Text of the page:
I know I’ve used comics in ways that were detrimental. I stayed in a bad relationship for a long, long time and justified it by reading Peter David’s run on The Incredible Hulk and then crying all the time, because I thought it applied. Like the Hulk, he clearly couldn’t see how much he was hurting me, and like the Hulk, he’d been hurt to the point where he couldn’t behave like a normal human, and so I created an elaborate metaphorical (metonymic?) justification to keep suffering. Eventually of course I realized there was a reason that superhero stories don’t get resolved and decided to put an ending on my own storyarc, but I have to some extent left The Hulk behind, even though I retain a certain affection for the character, if not the thoughts he inspired in me. I wouldn’t say I was buying into fascism, though, as much as looking for some sort of meaning and doing a lousy job of creating my own.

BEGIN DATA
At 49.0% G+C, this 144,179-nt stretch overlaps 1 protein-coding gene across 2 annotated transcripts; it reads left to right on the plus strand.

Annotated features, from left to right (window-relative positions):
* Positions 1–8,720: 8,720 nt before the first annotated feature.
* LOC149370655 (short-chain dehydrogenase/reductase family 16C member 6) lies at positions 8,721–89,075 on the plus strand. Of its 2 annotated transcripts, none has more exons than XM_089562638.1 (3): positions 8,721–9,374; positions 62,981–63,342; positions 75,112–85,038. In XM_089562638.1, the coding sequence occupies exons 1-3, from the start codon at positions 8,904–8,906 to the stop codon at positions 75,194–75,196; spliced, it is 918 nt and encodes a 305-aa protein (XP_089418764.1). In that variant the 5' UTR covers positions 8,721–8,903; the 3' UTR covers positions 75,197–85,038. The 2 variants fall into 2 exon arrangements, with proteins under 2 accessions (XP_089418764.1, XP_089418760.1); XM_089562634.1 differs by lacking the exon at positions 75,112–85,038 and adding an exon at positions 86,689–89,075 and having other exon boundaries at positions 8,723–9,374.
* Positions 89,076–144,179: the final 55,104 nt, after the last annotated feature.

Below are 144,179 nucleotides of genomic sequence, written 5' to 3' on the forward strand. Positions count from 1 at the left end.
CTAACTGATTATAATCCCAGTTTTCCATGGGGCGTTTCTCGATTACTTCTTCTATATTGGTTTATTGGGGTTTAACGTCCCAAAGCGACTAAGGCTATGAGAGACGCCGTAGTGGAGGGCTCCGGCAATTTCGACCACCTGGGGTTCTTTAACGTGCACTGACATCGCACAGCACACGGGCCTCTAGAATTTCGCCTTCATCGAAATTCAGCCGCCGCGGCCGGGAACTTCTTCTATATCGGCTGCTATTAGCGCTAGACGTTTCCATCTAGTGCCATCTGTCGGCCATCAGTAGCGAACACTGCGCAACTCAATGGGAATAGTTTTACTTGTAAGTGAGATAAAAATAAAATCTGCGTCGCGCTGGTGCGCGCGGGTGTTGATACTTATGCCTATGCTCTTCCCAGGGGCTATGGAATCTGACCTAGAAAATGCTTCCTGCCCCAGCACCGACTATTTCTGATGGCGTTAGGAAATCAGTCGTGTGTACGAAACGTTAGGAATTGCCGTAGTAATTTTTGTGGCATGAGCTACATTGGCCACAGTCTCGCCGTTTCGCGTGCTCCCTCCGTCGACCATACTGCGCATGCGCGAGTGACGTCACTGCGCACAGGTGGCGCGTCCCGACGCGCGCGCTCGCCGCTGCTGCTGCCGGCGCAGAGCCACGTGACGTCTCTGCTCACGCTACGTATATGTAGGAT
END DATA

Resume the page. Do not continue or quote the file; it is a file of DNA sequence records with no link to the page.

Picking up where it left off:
— 22 June 2004 at 10:39 am (Permalink)

  3. Dave Intermittent says:

    Sounds like a lousy time; glad things are better now.

    Even so, though, it sounds like the comics at best exacerbated rather than caused the problem. Maybe I’m splitting hairs. For me, I can’t say that comics, or any art, has ever really hurt me; though I have developed weird emotional reactions to art as a result of other things happening in my life. Songs that seemed appropriate, books that echoed my mood. No one should read Cormac McCarthy while feeling lonely; but the problem wasn’t McCarthy so much as it was the loneliness.

    — 24 June 2004 at 3:28 pm (Permalink)

  4. Rose says: